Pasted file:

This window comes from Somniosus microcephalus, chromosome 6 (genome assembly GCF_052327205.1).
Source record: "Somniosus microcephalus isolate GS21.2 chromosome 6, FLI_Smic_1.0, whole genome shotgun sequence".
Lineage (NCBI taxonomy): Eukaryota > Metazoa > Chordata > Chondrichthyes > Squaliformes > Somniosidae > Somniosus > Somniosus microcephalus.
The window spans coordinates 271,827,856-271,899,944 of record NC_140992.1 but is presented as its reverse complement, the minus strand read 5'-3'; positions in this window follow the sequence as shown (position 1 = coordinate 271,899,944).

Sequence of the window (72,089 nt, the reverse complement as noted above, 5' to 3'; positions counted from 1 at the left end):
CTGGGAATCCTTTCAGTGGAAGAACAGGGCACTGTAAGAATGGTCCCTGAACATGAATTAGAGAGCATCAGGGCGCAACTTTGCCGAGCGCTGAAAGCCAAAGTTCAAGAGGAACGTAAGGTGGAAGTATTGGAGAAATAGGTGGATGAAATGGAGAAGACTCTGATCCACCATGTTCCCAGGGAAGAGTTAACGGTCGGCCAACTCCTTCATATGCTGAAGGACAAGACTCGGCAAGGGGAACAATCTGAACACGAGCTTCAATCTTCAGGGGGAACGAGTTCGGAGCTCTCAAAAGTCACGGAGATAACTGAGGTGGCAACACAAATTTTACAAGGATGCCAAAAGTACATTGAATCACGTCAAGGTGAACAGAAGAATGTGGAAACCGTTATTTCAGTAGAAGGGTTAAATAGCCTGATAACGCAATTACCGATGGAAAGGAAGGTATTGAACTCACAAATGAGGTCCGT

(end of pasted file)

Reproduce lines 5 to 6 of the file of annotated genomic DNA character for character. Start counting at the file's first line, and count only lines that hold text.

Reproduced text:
Sequence of the window (72,089 nt, the reverse complement as noted above, 5' to 3'; positions counted from 1 at the left end):
CTGGGAATCCTTTCAGTGGAAGAACAGGGCACTGTAAGAATGGTCCCTGAACATGAATTAGAGAGCATCAGGGCGCAACTTTGCCGAGCGCTGAAAGCCAAAGTTCAAGAGGAACGTAAGGTGGAAGTATTGGAGAAATAGGTGGATGAAATGGAGAAGACTCTGATCCACCATGTTCCCAGGGAAGAGTTAACGGTCGGCCAACTCCTTCATATGCTGAAGGACAAGACTCGGCAAGGGGAACAATCTGAACACGAGCTTCAATCTTCAGGGGGAACGAGTTCGGAGCTCTCAAAAGTCACGGAGATAACTGAGGTGGCAACACAAATTTTACAAGGATGCCAAAAGTACATTGAATCACGTCAAGGTGAACAGAAGAATGTGGAAACCGTTATTTCAGTAGAAGGGTTAAATAGCCTGATAACGCAATTACCGATGGAAAGGAAGGTATTGAACTCACAAATGAGGTCCGT